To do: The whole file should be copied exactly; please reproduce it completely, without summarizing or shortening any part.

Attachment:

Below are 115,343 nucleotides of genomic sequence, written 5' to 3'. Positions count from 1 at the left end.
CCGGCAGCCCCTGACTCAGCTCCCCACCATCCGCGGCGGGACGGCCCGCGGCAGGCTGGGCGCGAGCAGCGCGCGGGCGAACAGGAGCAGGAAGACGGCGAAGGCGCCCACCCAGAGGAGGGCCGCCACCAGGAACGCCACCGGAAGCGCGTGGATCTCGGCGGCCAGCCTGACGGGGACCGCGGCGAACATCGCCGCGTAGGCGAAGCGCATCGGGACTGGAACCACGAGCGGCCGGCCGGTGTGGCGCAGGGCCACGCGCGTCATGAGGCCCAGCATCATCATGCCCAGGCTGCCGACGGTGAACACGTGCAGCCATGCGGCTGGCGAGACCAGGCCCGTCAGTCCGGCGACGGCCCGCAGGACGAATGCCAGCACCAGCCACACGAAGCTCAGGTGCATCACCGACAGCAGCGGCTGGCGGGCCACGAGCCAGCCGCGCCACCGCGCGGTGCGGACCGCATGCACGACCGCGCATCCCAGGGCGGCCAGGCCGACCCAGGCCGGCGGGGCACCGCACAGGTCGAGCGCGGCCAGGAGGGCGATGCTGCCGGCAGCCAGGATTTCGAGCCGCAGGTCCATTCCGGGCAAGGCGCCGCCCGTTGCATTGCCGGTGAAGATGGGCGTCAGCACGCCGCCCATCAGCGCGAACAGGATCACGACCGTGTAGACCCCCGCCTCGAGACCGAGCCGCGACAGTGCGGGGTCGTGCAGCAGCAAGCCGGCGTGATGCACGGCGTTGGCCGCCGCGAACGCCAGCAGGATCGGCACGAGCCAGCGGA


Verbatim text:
Below are 115,343 nucleotides of genomic sequence, written 5' to 3'. Positions count from 1 at the left end.
CCGGCAGCCCCTGACTCAGCTCCCCACCATCCGCGGCGGGACGGCCCGCGGCAGGCTGGGCGCGAGCAGCGCGCGGGCGAACAGGAGCAGGAAGACGGCGAAGGCGCCCACCCAGAGGAGGGCCGCCACCAGGAACGCCACCGGAAGCGCGTGGATCTCGGCGGCCAGCCTGACGGGGACCGCGGCGAACATCGCCGCGTAGGCGAAGCGCATCGGGACTGGAACCACGAGCGGCCGGCCGGTGTGGCGCAGGGCCACGCGCGTCATGAGGCCCAGCATCATCATGCCCAGGCTGCCGACGGTGAACACGTGCAGCCATGCGGCTGGCGAGACCAGGCCCGTCAGTCCGGCGACGGCCCGCAGGACGAATGCCAGCACCAGCCACACGAAGCTCAGGTGCATCACCGACAGCAGCGGCTGGCGGGCCACGAGCCAGCCGCGCCACCGCGCGGTGCGGACCGCATGCACGACCGCGCATCCCAGGGCGGCCAGGCCGACCCAGGCCGGCGGGGCACCGCACAGGTCGAGCGCGGCCAGGAGGGCGATGCTGCCGGCAGCCAGGATTTCGAGCCGCAGGTCCATTCCGGGCAAGGCGCCGCCCGTTGCATTGCCGGTGAAGATGGGCGTCAGCACGCCGCCCATCAGCGCGAACAGGATCACGACCGTGTAGACCCCCGCCTCGAGACCGAGCCGCGACAGTGCGGGGTCGTGCAGCAGCAAGCCGGCGTGATGCACGGCGTTGGCCGCCGCGAACGCCAGCAGGATCGGCACGAGCCAGCGGA